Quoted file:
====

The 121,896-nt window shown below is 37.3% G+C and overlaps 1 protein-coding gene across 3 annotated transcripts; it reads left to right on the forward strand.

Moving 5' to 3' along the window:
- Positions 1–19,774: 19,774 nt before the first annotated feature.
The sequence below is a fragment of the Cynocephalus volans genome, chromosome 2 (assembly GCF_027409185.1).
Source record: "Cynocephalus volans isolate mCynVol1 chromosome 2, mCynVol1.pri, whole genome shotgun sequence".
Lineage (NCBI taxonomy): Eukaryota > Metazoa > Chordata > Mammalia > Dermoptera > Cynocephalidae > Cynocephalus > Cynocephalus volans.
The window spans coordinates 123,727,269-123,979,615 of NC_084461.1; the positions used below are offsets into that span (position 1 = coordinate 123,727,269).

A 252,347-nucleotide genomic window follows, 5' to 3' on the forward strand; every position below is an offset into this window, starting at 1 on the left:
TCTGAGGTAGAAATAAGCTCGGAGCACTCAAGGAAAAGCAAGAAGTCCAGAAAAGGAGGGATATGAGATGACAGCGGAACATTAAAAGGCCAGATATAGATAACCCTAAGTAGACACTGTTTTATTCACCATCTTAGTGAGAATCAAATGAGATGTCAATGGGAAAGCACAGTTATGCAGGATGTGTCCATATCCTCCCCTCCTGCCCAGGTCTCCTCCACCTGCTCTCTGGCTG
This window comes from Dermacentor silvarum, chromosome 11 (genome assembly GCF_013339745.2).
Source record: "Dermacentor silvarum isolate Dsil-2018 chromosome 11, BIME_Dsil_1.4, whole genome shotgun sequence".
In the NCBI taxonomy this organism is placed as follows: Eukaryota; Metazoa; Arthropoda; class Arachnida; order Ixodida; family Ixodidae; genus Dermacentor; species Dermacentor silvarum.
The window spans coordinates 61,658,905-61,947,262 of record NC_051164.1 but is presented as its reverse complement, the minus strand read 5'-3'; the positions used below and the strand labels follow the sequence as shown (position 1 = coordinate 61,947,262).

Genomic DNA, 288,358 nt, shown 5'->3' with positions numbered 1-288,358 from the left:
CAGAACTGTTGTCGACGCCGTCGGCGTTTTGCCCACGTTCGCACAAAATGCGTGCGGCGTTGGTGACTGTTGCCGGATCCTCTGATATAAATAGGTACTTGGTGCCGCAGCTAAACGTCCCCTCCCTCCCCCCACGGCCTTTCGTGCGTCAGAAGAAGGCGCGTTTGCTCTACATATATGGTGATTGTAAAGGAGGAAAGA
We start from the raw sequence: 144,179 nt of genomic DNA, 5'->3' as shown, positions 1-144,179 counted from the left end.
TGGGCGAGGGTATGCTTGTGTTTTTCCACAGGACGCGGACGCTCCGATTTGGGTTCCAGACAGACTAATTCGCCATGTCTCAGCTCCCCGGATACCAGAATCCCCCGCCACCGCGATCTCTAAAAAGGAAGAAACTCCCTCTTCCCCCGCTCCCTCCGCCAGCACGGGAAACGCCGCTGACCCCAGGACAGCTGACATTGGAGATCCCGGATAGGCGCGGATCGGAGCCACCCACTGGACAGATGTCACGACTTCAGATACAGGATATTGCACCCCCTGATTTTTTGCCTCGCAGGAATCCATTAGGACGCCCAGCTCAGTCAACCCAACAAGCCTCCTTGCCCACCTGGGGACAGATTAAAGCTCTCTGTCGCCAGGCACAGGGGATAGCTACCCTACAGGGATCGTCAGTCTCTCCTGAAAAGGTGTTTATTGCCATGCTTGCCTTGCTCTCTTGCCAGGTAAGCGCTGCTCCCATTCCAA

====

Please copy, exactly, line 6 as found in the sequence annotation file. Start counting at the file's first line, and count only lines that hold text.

Lineage (NCBI taxonomy): Eukaryota > Metazoa > Chordata > Mammalia > Dermoptera > Cynocephalidae > Cynocephalus > Cynocephalus volans.